The spectral quantities we consider are the coefficients of the characteristic polynomial of a graph. It was shown in [BHJ12] that these coefficients can be expressed as a sum over pairs of primitive pseudo orbits of the graph. It is the variance of these coefficients which we treat for families of -nary graphs whose vertices are labeled by words of length on an alphabet of letters. By counting the number of strictly decreasing standard decompositions we obtain a diagonal approximation for the variance,

(1.0)

This can be compared to the corresponding random matrix result [Hetal96],

(1.0)

The grounds for such a comparison is the Bohigas-Giannoni-Schmidt conjecture [BGS84] which asserts that typically the spectrum of a classically chaotic quantum system corresponds to that of an ensemble of random matrices determined by the symmetries of the quantum system. The deviation we see from random matrix theory is consistent with previous investigations of the variance [KS99, T00, T01]. From our result it is clear that the deviation does not vanish for a given family of -nary graphs in the semiclassical limit, which for graphs is the limit of a sequence of graphs with increasing number of edges, corresponding to increasing word length . However, the discrepancy would disappear for a sequence of graphs where the degree of the vertices increases, which is equivalent to increasing . This suggests that random matrix results for the variance may be recovered under stronger conditions than those typically required for other spectral properties.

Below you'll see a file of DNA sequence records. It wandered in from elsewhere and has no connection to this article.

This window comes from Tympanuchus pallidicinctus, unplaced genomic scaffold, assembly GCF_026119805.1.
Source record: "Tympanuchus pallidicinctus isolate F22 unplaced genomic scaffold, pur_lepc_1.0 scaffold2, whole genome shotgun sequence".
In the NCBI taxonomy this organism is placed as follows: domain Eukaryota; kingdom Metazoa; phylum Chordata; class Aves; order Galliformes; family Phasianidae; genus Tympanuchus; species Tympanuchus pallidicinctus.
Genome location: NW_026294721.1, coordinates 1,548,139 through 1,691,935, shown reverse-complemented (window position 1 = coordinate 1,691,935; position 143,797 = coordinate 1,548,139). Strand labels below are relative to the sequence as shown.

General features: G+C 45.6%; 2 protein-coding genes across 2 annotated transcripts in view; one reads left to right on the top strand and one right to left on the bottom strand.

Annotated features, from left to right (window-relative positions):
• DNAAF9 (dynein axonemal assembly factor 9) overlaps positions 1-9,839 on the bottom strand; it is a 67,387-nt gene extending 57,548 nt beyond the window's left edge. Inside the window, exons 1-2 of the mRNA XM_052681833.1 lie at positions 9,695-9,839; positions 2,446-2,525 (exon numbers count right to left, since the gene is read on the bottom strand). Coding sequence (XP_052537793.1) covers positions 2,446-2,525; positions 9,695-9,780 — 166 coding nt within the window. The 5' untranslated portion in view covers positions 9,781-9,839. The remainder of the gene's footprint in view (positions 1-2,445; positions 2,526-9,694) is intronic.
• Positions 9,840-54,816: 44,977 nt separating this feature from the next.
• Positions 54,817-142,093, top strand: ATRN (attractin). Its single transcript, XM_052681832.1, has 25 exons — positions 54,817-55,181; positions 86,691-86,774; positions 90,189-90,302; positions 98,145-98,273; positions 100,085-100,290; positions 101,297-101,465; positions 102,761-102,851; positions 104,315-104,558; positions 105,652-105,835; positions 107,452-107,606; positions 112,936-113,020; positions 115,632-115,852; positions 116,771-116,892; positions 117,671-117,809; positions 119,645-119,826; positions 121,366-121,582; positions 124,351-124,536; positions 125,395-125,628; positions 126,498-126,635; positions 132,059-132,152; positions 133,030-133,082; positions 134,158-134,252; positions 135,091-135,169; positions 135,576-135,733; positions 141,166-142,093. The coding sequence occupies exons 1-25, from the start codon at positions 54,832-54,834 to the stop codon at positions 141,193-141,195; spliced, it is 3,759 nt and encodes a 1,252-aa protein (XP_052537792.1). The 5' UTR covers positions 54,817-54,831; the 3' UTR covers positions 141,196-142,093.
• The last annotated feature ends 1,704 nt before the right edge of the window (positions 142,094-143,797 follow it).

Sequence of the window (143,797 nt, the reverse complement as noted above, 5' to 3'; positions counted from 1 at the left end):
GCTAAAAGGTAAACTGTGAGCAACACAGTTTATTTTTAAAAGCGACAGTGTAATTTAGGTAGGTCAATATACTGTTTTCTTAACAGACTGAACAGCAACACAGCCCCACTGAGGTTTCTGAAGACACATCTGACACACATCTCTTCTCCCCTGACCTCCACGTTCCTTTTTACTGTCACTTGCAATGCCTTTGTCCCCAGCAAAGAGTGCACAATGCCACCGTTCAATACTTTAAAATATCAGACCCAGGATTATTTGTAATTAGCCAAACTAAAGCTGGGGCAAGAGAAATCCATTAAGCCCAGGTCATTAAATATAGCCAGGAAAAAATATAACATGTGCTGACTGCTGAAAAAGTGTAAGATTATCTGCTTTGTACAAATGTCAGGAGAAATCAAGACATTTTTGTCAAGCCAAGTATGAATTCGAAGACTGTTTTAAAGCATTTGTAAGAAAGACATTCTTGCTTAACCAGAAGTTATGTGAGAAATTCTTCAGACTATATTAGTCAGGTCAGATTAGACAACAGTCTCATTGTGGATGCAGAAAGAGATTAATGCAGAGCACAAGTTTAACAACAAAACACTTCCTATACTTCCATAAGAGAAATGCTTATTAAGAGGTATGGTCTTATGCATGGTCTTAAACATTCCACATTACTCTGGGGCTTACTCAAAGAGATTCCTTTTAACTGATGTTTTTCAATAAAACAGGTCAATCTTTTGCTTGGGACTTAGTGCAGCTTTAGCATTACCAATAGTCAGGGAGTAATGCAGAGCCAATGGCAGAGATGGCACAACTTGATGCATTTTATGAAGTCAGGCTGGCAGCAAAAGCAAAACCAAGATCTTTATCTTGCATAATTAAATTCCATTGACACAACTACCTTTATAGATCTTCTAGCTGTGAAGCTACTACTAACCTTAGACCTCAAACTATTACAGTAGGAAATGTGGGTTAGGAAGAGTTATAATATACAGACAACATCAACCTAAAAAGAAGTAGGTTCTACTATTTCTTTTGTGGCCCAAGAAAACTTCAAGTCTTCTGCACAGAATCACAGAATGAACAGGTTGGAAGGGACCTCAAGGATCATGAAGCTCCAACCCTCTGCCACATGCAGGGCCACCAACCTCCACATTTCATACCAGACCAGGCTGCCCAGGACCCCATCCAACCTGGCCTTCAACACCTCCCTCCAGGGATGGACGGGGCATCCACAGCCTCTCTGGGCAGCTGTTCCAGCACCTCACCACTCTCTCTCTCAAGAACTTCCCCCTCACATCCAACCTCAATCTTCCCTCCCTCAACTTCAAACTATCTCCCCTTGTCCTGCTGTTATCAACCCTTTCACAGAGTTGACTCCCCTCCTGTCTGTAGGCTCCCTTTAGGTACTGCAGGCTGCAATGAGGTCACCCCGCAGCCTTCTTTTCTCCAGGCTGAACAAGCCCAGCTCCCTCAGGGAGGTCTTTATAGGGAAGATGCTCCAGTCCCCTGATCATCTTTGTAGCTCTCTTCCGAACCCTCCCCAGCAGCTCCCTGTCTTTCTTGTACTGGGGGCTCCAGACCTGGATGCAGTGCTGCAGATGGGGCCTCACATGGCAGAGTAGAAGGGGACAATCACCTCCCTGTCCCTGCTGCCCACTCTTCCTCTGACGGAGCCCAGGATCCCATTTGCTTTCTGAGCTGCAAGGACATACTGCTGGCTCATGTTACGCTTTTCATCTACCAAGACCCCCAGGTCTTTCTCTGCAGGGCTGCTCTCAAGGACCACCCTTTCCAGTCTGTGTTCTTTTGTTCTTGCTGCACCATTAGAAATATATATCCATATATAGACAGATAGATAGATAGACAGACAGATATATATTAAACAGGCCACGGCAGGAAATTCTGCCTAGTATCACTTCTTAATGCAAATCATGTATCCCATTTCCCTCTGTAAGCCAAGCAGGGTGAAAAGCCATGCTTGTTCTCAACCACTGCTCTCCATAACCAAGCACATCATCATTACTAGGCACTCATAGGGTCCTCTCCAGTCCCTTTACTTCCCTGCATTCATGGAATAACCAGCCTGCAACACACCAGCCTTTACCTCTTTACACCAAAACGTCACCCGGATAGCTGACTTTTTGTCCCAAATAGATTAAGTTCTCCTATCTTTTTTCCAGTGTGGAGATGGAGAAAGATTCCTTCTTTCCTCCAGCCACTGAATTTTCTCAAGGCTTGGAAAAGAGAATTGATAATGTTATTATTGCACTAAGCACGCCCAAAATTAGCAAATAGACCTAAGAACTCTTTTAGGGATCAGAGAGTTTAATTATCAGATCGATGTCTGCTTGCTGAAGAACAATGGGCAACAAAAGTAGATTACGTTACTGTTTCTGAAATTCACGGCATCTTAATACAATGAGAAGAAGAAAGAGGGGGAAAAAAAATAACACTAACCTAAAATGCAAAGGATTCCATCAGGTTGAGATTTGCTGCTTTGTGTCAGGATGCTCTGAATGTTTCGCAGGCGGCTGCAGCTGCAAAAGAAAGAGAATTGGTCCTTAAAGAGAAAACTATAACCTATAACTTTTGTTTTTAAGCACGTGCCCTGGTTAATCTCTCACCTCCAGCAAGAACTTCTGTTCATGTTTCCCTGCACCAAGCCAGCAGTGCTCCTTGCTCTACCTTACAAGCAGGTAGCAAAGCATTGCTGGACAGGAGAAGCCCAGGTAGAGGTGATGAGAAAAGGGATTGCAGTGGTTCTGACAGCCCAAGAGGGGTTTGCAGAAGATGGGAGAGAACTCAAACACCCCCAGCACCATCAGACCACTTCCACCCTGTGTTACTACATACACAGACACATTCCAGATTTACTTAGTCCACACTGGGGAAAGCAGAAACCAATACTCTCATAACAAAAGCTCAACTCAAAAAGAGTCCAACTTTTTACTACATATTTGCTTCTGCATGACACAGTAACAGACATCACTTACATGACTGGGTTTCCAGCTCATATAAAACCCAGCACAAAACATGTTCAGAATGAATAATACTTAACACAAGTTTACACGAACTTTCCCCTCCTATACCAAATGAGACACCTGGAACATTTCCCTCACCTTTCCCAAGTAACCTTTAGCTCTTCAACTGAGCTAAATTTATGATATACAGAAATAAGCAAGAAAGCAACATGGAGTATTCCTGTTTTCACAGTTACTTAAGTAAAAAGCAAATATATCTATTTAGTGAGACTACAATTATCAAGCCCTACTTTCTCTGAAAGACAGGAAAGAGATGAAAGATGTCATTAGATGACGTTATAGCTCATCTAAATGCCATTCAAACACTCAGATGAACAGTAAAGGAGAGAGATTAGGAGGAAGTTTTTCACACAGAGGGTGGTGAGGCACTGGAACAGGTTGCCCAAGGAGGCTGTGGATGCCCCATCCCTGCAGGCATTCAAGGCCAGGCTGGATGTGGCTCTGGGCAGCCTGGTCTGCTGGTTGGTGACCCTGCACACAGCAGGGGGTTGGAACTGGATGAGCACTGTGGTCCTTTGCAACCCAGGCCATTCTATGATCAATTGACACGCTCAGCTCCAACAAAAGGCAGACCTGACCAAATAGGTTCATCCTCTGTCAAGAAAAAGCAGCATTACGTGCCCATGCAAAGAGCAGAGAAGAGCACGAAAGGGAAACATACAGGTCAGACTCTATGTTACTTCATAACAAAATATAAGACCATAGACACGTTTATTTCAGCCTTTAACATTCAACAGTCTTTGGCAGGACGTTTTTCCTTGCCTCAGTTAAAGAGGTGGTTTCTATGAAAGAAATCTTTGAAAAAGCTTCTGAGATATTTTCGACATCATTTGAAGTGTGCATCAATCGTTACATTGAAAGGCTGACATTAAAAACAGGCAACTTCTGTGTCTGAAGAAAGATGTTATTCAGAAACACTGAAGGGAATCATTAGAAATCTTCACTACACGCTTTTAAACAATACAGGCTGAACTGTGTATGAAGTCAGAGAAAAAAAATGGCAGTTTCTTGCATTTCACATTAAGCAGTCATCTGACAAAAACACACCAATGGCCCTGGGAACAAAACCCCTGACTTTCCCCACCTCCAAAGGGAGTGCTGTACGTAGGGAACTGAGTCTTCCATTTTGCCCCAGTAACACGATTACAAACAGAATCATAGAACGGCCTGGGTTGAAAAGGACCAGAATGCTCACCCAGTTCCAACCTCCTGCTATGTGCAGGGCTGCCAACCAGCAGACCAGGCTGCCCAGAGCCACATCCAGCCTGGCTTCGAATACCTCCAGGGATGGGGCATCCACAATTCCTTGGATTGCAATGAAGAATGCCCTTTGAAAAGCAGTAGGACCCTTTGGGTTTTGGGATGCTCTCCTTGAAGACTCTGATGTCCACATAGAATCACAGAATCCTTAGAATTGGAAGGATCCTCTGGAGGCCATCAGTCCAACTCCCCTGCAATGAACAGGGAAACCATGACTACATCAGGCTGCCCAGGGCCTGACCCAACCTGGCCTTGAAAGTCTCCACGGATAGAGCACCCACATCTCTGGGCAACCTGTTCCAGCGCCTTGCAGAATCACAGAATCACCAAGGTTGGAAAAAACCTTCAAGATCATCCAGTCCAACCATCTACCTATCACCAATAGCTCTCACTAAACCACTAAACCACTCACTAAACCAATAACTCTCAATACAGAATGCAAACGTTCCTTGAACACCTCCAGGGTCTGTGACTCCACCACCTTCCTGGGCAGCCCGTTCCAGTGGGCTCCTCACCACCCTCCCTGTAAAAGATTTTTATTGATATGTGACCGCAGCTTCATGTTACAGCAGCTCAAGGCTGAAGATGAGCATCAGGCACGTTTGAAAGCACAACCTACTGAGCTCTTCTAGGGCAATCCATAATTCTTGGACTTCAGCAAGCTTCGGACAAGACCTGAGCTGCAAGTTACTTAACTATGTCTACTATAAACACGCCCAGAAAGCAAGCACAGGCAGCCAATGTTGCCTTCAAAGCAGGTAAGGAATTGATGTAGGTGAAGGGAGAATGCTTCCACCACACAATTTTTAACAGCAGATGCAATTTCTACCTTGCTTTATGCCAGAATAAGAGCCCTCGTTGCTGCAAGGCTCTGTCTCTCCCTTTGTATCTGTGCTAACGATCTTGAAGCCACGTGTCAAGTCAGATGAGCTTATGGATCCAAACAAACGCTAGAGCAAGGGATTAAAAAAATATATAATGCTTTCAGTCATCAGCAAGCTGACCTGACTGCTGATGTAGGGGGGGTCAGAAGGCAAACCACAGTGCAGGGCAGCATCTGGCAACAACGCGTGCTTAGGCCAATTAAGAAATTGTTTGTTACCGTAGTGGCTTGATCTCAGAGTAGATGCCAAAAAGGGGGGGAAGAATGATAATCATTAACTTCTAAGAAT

The article is laid out as follows. In Section 2 we introduce the terminology associated with Lyndon factorizations. In Section 3 we count the number of strictly decreasing standard decompositions (Theorem 3) which is a main result of this article. In Section 4 we introduce -nary graphs which are families of directed graphs and use Theorem 3 to count the primitive pseudo orbits on these graphs. Section LABEL:characteristic_polynomial describes how coefficients of the graph’s characteristic polynomial can be expressed as finite sums over primitive pseudo orbits. In Section LABEL:diagonal we apply the primitive pseudo orbit count to obtain a diagonal approximation for the variance of coefficients of the characteristic polynomial of -nary quantum graphs and compare it to predictions from random matrix theory.

2 Introduction to Lyndon words

In this article we consider factorizations of words over a totally ordered alphabet of letters. The lexicographic order of words is defined in the following natural way. Let,

(2.0)
(2.0)